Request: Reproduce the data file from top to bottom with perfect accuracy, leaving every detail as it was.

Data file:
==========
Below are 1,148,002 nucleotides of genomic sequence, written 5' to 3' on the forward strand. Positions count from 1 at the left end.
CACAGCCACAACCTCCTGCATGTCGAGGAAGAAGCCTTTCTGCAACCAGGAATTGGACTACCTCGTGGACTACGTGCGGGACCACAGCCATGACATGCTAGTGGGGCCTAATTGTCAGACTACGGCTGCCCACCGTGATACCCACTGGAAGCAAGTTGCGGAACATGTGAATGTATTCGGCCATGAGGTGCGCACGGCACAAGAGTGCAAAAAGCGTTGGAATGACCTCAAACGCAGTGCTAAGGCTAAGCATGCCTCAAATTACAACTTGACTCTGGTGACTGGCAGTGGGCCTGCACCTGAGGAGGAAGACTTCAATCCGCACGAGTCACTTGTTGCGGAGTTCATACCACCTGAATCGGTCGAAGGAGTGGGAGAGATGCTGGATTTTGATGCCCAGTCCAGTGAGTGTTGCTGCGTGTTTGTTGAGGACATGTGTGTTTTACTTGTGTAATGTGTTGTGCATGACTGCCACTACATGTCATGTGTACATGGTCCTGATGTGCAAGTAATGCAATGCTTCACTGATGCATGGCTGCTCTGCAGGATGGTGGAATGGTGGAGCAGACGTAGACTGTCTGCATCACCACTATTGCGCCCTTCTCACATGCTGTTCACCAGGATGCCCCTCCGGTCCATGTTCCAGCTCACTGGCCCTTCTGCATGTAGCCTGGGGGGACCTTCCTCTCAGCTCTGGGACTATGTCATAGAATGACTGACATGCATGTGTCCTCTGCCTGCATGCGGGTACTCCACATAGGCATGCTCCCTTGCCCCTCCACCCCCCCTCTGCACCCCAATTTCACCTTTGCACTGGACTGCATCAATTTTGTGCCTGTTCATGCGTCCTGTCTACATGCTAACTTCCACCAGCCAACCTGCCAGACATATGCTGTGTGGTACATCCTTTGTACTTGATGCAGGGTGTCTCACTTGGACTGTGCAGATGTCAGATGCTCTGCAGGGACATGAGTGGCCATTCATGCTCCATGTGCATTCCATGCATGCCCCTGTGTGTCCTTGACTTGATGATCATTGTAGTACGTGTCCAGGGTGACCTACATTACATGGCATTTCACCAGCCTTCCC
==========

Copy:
Below are 1,148,002 nucleotides of genomic sequence, written 5' to 3' on the forward strand. Positions count from 1 at the left end.
CACAGCCACAACCTCCTGCATGTCGAGGAAGAAGCCTTTCTGCAACCAGGAATTGGACTACCTCGTGGACTACGTGCGGGACCACAGCCATGACATGCTAGTGGGGCCTAATTGTCAGACTACGGCTGCCCACCGTGATACCCACTGGAAGCAAGTTGCGGAACATGTGAATGTATTCGGCCATGAGGTGCGCACGGCACAAGAGTGCAAAAAGCGTTGGAATGACCTCAAACGCAGTGCTAAGGCTAAGCATGCCTCAAATTACAACTTGACTCTGGTGACTGGCAGTGGGCCTGCACCTGAGGAGGAAGACTTCAATCCGCACGAGTCACTTGTTGCGGAGTTCATACCACCTGAATCGGTCGAAGGAGTGGGAGAGATGCTGGATTTTGATGCCCAGTCCAGTGAGTGTTGCTGCGTGTTTGTTGAGGACATGTGTGTTTTACTTGTGTAATGTGTTGTGCATGACTGCCACTACATGTCATGTGTACATGGTCCTGATGTGCAAGTAATGCAATGCTTCACTGATGCATGGCTGCTCTGCAGGATGGTGGAATGGTGGAGCAGACGTAGACTGTCTGCATCACCACTATTGCGCCCTTCTCACATGCTGTTCACCAGGATGCCCCTCCGGTCCATGTTCCAGCTCACTGGCCCTTCTGCATGTAGCCTGGGGGGACCTTCCTCTCAGCTCTGGGACTATGTCATAGAATGACTGACATGCATGTGTCCTCTGCCTGCATGCGGGTACTCCACATAGGCATGCTCCCTTGCCCCTCCACCCCCCCTCTGCACCCCAATTTCACCTTTGCACTGGACTGCATCAATTTTGTGCCTGTTCATGCGTCCTGTCTACATGCTAACTTCCACCAGCCAACCTGCCAGACATATGCTGTGTGGTACATCCTTTGTACTTGATGCAGGGTGTCTCACTTGGACTGTGCAGATGTCAGATGCTCTGCAGGGACATGAGTGGCCATTCATGCTCCATGTGCATTCCATGCATGCCCCTGTGTGTCCTTGACTTGATGATCATTGTAGTACGTGTCCAGGGTGACCTACATTACATGGCATTTCACCAGCCTTCCC